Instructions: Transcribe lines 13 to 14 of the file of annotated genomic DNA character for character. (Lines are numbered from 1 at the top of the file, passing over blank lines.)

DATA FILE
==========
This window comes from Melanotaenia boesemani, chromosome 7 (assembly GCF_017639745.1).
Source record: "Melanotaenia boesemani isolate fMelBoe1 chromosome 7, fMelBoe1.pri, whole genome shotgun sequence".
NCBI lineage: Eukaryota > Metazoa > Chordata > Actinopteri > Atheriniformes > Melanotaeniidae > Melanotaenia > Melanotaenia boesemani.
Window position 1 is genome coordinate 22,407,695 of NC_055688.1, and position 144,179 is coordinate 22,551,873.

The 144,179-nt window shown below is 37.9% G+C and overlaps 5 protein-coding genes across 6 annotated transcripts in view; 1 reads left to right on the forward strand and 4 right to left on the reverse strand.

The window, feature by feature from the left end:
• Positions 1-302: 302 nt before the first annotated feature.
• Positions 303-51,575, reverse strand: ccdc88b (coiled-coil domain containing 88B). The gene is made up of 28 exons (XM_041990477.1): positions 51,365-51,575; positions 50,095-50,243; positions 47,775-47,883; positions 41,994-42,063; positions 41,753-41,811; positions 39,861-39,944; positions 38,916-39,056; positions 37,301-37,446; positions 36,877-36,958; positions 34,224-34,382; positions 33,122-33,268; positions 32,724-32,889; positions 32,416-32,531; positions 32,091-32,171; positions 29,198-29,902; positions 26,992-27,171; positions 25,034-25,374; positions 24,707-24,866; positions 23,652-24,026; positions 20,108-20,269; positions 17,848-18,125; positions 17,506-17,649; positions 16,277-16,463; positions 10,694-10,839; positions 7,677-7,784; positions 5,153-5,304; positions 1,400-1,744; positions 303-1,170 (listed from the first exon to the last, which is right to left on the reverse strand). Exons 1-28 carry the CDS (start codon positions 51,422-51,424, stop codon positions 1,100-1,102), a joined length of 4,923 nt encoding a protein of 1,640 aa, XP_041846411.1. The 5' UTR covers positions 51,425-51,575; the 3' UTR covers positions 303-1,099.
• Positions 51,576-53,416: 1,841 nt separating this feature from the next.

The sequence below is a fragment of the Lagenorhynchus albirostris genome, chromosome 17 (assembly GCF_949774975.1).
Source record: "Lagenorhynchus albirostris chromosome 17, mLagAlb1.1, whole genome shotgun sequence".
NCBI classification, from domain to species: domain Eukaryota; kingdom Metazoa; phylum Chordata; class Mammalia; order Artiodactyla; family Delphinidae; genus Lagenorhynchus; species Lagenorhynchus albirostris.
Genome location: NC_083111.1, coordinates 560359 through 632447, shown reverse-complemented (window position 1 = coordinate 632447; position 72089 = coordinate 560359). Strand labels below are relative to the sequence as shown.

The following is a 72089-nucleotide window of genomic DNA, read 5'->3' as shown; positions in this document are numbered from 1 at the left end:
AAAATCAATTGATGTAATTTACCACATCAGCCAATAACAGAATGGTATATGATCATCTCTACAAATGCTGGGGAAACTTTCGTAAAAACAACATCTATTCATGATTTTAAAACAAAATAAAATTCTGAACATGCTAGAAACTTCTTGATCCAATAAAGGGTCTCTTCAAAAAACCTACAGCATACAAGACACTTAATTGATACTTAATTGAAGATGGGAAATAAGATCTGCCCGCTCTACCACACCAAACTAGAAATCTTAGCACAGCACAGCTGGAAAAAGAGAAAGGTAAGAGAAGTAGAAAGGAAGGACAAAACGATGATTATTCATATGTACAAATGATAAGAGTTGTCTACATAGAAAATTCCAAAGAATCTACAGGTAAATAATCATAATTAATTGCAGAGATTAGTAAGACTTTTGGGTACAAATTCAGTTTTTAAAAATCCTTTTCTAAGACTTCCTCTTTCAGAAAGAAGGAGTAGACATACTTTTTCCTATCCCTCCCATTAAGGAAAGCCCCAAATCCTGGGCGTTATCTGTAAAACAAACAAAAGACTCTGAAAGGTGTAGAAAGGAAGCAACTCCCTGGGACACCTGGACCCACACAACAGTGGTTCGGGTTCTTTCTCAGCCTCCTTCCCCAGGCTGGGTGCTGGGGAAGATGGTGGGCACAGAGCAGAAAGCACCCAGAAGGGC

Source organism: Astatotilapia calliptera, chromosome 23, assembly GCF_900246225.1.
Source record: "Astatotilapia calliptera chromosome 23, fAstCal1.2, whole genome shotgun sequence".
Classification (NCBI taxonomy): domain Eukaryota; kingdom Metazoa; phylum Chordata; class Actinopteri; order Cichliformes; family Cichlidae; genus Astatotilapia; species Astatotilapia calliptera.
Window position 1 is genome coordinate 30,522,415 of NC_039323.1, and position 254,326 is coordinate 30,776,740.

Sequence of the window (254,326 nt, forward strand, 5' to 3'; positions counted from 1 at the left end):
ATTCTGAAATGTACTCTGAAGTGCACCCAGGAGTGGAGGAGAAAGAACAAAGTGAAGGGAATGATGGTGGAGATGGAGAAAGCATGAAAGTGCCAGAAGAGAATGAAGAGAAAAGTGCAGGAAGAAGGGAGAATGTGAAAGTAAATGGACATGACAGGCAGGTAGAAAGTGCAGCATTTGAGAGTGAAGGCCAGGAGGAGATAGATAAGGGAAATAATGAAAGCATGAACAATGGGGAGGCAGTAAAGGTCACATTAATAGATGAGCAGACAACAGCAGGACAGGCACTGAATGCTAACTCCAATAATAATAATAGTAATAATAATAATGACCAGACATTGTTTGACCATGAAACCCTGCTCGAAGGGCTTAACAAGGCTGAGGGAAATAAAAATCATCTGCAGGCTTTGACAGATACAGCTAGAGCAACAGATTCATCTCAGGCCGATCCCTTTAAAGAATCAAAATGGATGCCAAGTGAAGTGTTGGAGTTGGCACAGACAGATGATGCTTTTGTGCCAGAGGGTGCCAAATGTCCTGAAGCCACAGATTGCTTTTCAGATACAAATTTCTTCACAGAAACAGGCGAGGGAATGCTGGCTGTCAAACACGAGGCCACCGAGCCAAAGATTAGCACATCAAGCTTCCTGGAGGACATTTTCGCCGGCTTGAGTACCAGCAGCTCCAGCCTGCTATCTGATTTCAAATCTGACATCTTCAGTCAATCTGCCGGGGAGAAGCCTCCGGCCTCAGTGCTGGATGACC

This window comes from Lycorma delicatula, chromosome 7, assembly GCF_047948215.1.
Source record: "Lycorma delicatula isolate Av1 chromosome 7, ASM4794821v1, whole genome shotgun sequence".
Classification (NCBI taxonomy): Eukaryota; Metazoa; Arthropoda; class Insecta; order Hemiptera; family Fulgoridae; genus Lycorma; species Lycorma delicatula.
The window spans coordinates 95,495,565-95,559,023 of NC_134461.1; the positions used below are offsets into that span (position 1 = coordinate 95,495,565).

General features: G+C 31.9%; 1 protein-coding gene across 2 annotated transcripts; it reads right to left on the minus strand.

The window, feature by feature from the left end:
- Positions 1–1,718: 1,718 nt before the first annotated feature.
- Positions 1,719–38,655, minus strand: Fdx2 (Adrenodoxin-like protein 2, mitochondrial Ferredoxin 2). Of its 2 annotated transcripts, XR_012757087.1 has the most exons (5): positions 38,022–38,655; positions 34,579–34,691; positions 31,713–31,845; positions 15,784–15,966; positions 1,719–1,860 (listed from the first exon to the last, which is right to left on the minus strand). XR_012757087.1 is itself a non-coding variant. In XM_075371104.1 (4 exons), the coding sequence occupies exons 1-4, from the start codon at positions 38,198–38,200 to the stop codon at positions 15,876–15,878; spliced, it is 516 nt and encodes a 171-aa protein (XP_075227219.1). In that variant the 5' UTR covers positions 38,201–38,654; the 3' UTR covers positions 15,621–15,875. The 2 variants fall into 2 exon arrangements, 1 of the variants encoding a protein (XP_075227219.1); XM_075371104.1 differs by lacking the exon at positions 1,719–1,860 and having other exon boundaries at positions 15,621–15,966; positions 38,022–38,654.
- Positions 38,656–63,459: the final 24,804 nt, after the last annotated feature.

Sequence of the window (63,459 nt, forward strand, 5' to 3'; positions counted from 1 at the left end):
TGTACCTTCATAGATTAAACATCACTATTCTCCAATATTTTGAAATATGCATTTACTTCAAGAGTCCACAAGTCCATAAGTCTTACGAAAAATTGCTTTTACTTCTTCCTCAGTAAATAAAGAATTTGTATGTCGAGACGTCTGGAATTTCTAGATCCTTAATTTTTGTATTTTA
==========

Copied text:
Genome location: NC_083111.1, coordinates 560359 through 632447, shown reverse-complemented (window position 1 = coordinate 632447; position 72089 = coordinate 560359). Strand labels below are relative to the sequence as shown.

The following is a 72089-nucleotide window of genomic DNA, read 5'->3' as shown; positions in this document are numbered from 1 at the left end: